TV viewers in Florida this week are seeing the first attack in an ad war over medical marijuana, as polls point to a close contest on a constitutional amendment to legalize the illicit weed.
Opponents launched a $1.5-million round of statewide ads that flash words from the amendment across the screen while claiming it gives legal cover to drug dealing.
“Amendment 2 isn’t what it seems,” an ominous voice tells viewers. “Its caregiver provision gives legal protection to marijuana dealers. Even felons and drug dealers could be caregivers.
“They don’t call it the Drug Dealer Protection Act, but they should.”
It’s just the start of a battle over the airwaves on Amendment 2, a proposal to legalize marijuana for patients suffering from debilitating illnesses. Twenty-three states have adopted similar measures, but the Florida campaign has drawn national attention because it would be the first southern state to legalize medical marijuana.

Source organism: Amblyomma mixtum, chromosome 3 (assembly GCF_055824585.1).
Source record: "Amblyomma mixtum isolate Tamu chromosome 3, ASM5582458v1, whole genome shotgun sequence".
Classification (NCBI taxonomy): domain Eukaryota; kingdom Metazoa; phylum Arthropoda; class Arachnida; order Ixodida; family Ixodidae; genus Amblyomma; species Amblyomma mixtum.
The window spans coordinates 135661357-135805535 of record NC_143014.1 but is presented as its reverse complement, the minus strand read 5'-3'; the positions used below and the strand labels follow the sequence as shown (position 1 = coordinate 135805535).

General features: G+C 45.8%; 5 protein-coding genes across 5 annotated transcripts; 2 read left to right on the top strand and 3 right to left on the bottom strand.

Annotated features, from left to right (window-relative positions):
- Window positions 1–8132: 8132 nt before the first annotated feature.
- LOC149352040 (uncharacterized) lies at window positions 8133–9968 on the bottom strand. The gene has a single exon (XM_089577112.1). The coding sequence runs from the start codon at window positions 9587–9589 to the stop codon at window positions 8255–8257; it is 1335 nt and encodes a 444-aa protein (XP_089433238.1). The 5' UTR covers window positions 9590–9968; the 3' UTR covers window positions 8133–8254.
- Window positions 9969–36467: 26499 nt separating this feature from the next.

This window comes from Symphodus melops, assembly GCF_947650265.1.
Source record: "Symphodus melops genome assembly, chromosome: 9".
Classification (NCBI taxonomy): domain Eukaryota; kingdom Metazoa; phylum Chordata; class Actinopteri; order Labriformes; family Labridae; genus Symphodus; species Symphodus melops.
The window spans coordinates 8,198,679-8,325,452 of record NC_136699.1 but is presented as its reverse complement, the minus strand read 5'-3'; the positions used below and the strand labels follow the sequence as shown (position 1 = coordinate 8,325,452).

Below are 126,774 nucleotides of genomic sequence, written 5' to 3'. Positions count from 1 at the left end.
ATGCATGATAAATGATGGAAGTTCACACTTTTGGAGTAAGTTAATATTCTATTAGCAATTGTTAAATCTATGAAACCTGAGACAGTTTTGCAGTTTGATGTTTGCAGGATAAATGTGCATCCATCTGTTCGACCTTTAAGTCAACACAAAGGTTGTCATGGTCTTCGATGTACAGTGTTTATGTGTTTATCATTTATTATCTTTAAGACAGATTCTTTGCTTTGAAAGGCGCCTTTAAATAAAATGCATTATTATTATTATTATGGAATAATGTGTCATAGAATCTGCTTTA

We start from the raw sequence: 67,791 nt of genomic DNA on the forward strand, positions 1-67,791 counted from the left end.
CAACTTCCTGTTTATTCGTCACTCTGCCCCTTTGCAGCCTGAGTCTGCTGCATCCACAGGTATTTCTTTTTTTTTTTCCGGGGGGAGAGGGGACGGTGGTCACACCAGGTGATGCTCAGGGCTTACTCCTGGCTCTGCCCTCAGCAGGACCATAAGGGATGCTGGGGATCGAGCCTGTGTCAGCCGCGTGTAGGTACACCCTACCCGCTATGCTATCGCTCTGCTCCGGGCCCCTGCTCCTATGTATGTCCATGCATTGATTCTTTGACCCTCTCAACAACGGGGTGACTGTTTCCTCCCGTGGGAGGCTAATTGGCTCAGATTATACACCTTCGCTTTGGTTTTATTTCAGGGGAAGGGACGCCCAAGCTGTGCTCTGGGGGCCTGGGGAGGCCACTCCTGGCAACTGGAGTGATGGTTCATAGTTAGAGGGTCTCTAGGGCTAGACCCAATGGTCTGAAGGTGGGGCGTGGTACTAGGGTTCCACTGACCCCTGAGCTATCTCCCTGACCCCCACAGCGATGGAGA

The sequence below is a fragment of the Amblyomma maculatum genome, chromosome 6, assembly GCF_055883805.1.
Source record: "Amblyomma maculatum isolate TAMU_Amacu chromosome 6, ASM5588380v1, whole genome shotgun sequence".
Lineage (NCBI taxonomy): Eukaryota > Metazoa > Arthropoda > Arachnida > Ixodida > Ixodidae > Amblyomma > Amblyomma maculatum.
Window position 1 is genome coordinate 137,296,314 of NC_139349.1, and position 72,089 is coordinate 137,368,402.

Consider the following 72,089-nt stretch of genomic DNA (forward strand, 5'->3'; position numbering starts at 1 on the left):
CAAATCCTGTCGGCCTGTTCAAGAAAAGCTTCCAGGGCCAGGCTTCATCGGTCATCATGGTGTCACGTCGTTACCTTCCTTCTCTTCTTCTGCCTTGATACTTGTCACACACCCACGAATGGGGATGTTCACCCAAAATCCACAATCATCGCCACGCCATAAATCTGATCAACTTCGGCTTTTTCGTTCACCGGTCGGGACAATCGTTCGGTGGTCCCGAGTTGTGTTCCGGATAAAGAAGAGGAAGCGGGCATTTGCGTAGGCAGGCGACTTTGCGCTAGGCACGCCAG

Proponents plan to fire back this month with TV ads of their own. A version already running online depicts doctors tending to vulnerable patients.
“Voting yes on 2 will allow doctors to recommend the medicine they feel would ease the pain and suffering of thousands of sick Floridians,” a soothing voice tells viewers. “Vote yes on 2 and trust our doctors to decide what’s best.”
Both sides of the intense debate are pouring millions of dollars into the campaign.
Drug Free Florida, which sponsored this week’s TV ads, has raised $3.22 million, according to the National Institute on Money in State Politics. Some $2.5 million came from Sheldon Adelson, a philanthropist and CEO of the Las Vegas Sands Corporation and a generous contributor to Republican candidates.
United for Care has raised $6.15 million to promote the amendment.
John Morgan, an Orlando lawyer and Democratic super-donor, contributed …read more